Get real, political philosophy!

Here is a review of Raymond Geuss’s latest book, Philosophy and Real Politics. Geuss is a very smart philosopher; the book is surely worth a look. The review makes him out to be along the lines of a modern-day Thrasymachus. (I wonder if the students in the Republic class think that sounds fair, at least given what’s said in the book review.)

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2 thoughts on “Get real, political philosophy!

  1. Kleiner

    Thrasymachus’ claims are complicated, and might not be uniform. So I will here just focus on a slice of what he is saying.

    Thrasymachus does suggest justice is only a mask the unjust ruler uses to get his way (that justice is to the advantage of the stronger). Of course, Socrates objects to his view, arguing that rulers sometimes err and so they command what is not actually to their advantage. We would then have a contradictory result – that it is both just and unjust to do what rulers command.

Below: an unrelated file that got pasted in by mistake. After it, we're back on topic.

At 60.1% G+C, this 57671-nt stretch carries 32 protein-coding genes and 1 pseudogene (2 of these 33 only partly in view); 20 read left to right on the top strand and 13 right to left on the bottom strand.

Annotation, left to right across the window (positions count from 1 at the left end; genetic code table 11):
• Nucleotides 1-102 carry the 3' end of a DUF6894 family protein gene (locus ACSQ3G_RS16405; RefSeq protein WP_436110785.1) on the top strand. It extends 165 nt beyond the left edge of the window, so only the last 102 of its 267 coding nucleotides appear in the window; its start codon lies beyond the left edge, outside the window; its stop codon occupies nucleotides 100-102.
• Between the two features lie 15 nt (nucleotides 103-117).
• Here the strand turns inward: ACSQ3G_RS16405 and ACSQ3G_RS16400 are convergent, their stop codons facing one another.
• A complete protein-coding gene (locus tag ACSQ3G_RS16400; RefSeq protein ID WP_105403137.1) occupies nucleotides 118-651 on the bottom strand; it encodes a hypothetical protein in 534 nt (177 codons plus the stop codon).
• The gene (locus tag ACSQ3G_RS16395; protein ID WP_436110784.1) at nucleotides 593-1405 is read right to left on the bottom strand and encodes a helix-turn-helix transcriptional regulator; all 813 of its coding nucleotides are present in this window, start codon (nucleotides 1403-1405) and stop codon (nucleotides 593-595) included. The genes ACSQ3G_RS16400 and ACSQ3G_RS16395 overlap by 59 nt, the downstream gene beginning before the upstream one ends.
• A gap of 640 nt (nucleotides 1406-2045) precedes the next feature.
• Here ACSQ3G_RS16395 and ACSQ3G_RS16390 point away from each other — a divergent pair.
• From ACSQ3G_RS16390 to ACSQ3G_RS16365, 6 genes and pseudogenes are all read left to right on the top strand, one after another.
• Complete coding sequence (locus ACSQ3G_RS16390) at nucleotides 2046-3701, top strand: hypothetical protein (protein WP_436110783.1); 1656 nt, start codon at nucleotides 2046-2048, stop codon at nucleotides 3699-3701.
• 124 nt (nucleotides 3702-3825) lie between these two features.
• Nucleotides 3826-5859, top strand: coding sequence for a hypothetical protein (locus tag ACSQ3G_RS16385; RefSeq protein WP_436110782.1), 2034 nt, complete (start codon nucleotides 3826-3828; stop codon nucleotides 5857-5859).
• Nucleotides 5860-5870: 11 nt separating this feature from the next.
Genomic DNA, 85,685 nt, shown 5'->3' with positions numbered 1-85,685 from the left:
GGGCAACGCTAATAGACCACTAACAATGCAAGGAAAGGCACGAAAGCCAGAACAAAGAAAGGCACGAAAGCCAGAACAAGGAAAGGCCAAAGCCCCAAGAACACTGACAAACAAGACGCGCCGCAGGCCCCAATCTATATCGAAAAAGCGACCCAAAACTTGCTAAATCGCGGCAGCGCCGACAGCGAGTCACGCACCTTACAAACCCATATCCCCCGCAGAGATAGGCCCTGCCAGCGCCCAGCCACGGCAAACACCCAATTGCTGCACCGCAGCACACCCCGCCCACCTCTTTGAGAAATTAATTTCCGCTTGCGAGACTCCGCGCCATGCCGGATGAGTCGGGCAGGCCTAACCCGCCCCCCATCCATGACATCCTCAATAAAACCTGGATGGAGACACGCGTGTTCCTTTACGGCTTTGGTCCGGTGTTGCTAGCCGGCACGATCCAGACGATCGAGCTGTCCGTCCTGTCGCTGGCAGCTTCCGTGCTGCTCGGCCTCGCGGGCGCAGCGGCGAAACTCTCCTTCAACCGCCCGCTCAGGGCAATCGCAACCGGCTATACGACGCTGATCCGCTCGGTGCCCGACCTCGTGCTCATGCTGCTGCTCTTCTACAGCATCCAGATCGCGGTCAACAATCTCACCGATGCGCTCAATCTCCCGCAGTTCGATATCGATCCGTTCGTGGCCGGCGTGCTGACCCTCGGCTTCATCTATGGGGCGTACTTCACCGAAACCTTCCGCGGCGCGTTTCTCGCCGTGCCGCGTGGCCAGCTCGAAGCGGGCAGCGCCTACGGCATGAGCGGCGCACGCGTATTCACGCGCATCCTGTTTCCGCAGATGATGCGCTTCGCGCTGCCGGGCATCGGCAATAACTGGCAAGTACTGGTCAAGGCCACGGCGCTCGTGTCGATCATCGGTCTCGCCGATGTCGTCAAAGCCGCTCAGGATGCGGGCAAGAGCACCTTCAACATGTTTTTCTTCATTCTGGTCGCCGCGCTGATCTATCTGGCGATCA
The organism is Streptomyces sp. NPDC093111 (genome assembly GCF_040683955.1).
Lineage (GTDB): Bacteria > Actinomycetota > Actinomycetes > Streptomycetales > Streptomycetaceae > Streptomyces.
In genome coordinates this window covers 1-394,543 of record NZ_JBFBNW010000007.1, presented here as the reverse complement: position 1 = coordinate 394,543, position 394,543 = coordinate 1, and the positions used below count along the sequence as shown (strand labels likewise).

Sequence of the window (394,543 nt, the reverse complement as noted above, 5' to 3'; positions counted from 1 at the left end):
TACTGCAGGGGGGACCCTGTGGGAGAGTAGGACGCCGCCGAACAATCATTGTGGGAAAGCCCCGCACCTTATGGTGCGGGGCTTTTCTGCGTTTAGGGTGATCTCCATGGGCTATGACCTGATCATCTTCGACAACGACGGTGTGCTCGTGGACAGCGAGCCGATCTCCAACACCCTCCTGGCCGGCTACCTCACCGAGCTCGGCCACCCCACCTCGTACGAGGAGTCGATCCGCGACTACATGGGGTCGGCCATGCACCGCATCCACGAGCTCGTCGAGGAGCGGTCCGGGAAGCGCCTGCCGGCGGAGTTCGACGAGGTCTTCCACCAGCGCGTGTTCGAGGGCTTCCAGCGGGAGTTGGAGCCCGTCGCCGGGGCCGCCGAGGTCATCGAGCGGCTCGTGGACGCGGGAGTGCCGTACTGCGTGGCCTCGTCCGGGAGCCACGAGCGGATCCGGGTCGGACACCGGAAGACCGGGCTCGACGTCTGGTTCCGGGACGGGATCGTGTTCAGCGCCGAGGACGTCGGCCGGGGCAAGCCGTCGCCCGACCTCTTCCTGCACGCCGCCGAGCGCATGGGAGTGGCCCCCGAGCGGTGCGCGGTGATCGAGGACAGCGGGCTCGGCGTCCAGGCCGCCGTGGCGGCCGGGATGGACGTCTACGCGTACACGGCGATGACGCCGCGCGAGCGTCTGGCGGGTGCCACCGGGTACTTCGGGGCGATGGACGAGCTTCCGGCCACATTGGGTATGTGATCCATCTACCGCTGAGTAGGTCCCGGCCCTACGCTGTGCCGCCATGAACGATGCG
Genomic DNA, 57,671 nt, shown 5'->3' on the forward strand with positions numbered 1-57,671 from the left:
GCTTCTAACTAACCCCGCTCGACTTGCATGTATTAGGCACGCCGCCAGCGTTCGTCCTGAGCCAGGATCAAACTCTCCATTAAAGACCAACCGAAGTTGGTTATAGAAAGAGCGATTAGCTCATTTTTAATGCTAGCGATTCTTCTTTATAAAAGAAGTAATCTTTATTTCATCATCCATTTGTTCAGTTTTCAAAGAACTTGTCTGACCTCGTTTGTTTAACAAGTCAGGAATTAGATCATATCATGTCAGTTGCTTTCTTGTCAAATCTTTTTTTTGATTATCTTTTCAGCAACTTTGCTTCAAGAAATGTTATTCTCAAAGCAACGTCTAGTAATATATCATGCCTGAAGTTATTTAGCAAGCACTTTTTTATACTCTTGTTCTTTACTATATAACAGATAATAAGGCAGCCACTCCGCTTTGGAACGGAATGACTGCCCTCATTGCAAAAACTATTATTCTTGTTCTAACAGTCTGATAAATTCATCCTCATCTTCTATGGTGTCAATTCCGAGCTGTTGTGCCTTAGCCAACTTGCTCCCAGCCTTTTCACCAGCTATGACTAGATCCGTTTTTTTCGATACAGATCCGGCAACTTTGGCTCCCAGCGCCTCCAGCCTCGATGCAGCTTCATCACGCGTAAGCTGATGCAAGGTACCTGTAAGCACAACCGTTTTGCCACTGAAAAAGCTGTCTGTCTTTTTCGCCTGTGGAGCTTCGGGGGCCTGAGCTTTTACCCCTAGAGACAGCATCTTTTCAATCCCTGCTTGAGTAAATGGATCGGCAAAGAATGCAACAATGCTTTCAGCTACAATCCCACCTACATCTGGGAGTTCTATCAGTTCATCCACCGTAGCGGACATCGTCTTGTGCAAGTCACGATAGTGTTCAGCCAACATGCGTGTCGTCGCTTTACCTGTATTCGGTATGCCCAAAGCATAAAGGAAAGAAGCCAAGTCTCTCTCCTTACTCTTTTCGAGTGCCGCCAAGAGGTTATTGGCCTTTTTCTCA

In response to this, one might expect Thrasymachus to say something like ‘justice is what the stronger believes to be to his advantage’. But Thrasymachus does not take that route. Instead he rejects the obviously true assertion that rulers sometimes make mistakes. He insists that the true ruler would never err.

    In other words, Thrasymachus is as much of a dreamer as Socrates. His notion of perfect injustice (perfect ruling) is every bit as – perhaps more? – abstracted from concrete reality as is Plato’s or as is Rawls’. (I would say, by the way, the same thing of Nz).

    So it might be the case that Thasymachus is playing the same sort of game as Socrates, but he just sides with the other team (values perfect injustice over perfect justice). But Geuss’s book (based on the review) seems to suggest that we should not waste our time on such speculative machinations at all, that we should avoid conversations like this that seek to be ‘above the fray’ of real, concrete situations and facts.

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  2. Cheryl Adams

    We’ve just received this title here at the library. I’ll catalog it today, so it will be available soon for anyone wanting to check it out. (Cheryl Adams, Subject Librarian for Languages, Philosophy, and Speech Communication)

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